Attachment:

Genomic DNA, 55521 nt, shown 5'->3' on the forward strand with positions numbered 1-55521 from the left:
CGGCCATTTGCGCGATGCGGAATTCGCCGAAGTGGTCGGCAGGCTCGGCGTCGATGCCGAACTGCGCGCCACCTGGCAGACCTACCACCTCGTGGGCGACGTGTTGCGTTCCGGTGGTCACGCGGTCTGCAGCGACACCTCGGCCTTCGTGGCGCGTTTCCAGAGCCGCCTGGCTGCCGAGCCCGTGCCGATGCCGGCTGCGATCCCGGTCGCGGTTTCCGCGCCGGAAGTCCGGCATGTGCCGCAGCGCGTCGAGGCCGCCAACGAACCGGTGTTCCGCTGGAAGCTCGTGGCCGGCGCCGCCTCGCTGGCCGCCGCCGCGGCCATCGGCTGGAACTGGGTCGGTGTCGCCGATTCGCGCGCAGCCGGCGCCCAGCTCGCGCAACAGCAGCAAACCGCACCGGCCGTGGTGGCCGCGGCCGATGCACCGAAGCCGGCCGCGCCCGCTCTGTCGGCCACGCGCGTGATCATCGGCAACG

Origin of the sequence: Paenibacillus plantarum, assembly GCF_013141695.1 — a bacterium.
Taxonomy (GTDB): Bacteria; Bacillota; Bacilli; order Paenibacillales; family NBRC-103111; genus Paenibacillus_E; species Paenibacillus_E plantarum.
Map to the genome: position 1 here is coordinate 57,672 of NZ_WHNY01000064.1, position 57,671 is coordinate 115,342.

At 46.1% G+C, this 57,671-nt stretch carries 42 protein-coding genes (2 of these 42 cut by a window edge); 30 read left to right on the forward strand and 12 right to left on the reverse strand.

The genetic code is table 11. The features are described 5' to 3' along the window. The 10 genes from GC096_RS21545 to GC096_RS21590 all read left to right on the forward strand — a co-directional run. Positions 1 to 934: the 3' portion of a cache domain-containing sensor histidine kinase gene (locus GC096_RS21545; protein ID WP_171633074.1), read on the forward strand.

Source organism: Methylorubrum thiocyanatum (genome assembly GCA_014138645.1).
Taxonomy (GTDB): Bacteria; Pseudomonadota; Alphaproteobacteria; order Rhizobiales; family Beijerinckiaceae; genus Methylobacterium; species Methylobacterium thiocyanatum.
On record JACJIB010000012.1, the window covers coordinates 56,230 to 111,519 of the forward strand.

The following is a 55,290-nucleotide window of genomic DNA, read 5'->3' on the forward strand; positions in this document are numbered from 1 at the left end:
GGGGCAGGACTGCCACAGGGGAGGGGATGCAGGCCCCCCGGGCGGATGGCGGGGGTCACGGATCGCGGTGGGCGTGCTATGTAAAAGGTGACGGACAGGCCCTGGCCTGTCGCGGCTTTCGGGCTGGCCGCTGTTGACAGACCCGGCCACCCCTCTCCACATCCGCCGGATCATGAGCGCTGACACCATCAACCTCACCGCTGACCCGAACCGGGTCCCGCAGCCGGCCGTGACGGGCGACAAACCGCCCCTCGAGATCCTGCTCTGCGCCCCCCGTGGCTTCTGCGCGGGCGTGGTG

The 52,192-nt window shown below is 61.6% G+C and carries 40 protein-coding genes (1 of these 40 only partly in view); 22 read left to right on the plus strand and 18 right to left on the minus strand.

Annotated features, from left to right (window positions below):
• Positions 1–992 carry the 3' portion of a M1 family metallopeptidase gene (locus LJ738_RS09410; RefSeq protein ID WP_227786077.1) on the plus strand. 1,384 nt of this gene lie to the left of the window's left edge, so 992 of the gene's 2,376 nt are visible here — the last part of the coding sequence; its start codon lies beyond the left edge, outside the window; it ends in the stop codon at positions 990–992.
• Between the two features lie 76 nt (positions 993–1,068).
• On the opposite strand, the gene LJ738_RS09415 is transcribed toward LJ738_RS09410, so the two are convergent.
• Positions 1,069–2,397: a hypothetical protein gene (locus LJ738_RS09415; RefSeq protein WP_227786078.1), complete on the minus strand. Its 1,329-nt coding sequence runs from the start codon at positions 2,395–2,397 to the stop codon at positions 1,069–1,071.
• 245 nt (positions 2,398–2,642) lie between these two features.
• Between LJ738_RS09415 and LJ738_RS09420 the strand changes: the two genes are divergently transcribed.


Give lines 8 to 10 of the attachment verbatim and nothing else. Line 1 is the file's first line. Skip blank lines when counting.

Source organism: Methylorubrum thiocyanatum (genome assembly GCA_014138645.1).
Taxonomy (GTDB): Bacteria; Pseudomonadota; Alphaproteobacteria; order Rhizobiales; family Beijerinckiaceae; genus Methylobacterium; species Methylobacterium thiocyanatum.
On record JACJIB010000012.1, the window covers coordinates 56,230 to 111,519 of the forward strand.